I felt terribly thankful.  Almost painfully so if that makes any sense.
For the most part, parents are an under appreciated lot.  I don't think you can fully "get it" until you are one anyway, and each year deepens my respect for my own. 

Tonight I was walking in our yard, strolling past the neglected vegetable garden so overgrown with weeds you would think it had been way more than one season that we completely didn't try. 
None of us are gardeners. 
James, had he been born into another family, could have been.  He is the only one of us so far with the patience said endeavor takes.
I looked at all of the things my dad did in that garden.  The raised beds that once held weed free soil.  The blackberry bushes harvested, planted, pruned (though you can't tell now).  The water barrels placed next to the garden so that James would not have to cart water all the way from the house one bucket at a time.  The garlic and onions gone "to seed", or gone to the rodents, or just plain gone.  Tomato cages rusted.
I wish we had kept it up.  I feel terribly guilty about that. 
It occurred to me however, my father has never once, not ever, expressed disappointment in us over it.  That is just amazing.  And profoundly grace filled.
I guess at 78 you know that it isn't about whether or not the pegboard in the garage actually helped better organize your son-in-law.  It doesn't matter that the 15 pages you printed off of the internet about local fox trappers and snare designs didn't actually net any victories over James's nemesis to the poultry business.  Building Maggie's room in the basement was a relative success, but seems short-lived as she is already gone for good.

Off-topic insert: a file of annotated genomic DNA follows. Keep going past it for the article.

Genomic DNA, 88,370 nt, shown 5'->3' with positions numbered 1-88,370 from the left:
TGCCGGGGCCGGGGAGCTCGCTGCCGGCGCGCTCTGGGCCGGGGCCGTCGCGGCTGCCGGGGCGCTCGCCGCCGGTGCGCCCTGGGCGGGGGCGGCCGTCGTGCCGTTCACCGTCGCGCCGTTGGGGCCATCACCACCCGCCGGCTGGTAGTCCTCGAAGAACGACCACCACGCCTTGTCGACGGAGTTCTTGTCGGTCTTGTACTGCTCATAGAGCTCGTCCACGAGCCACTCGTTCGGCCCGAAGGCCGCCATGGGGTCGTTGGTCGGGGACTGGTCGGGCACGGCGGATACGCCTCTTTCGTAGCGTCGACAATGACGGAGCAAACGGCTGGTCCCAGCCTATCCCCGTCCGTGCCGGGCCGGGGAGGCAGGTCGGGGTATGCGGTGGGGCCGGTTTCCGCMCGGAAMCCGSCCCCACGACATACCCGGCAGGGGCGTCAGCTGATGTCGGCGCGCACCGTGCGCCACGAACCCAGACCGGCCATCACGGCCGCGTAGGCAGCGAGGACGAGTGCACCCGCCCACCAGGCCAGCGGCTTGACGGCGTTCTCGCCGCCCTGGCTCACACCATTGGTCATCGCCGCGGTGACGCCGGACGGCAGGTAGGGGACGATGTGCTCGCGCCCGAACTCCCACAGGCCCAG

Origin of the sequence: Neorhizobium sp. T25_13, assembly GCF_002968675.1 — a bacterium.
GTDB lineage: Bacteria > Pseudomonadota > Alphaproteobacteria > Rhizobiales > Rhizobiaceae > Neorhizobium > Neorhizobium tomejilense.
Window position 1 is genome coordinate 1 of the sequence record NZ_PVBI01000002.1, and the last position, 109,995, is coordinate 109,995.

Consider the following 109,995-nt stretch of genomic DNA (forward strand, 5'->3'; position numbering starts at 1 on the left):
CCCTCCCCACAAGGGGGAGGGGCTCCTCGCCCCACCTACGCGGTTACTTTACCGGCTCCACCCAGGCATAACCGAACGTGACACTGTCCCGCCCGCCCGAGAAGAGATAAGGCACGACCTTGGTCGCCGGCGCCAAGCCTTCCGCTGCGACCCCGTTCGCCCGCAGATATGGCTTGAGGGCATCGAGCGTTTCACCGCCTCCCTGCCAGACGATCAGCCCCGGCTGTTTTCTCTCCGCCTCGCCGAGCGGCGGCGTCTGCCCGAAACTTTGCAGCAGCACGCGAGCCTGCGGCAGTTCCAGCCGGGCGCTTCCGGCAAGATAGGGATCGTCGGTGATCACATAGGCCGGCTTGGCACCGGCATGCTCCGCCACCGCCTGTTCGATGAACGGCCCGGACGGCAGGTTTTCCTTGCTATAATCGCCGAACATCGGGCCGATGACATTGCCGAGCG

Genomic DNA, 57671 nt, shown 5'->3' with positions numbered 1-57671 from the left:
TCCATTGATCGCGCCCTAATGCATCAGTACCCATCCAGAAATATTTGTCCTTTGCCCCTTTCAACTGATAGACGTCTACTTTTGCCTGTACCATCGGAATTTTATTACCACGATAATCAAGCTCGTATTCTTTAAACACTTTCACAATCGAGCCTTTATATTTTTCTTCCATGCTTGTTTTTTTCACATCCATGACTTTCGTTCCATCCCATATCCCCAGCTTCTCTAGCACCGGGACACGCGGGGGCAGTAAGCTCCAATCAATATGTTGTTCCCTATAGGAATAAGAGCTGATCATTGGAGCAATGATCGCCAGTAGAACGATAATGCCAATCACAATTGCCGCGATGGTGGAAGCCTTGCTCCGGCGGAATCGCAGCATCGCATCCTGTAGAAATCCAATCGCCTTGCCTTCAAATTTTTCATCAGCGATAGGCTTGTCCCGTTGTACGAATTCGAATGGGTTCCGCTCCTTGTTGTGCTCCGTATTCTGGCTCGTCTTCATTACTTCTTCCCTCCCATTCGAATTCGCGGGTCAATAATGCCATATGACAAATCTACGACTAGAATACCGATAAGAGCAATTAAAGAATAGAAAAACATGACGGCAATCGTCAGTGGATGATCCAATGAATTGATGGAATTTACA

What I think he must know is that it is the being there.  It's the being all there. 
The tasks themselves don't actually have to be successful. 

The fruit isn't in the garden.

It is housed in a weekend where all four grandchildren were equally delighted to spend time enjoying and helping them.

Honor your father and your mother, as the lord your God has commanded you ....
Deuteronomy 5:16

Sunday, August 11, 2013

Vox Musicorum

There is something about the ocean that relaxes me in a way no other place does.  Even with people around, my mind feels free, like the world might not be my responsibility after all, which is my usual modus operandi.

I do not know why this is so. 
We did not spend "summers at the seashore" growing up.  I do not have any spectacular memories of significant events that happened there.  In fact, I was thirteen before I even saw the ocean
I think, for whatever reason, it is on the beach that I am able to hear the background music of my life - that carefully chosen tune that the Lord is directing and the Heavenly Host is playing. 

The music is large and bold, deep and broad, and good. 
The score. 
It is what my heart wants, needs, to hear.  The music that makes the body want to lift up arms and dance with reckless abandon.  When I hear it, life some how all makes sense and the hard parts feel worth it.
It is the way I think, albeit even more deeply, that we are supposed to live everyday.  The way we were created to live.

I have always been impressed with music written for movies.  That a composer is able to write from the story and make the viewer's emotion match the storyteller's desire, is pretty amazing.  The music in a movie tells us how to feel before the action even takes place.  I think when Jesus says "abide in me" (John 15:9) and that "his sheep hear his voice" (John 10:3), it is because He wrote a musical score that we are meant to be listening to as we walk out our days.  While our feet are on this earth, our ears are supposed to be listening to the Word.  He tells us how we are to feel while our story unfolds.

It is turning down the volume of the rest of our lives in order to hear that song that is so, so difficult.

Psalm 89:15-16
Blessed are the people who know the joyful sound!  They walk, O Lord, in the light of Your countenance.  In Your name they rejoice all day long...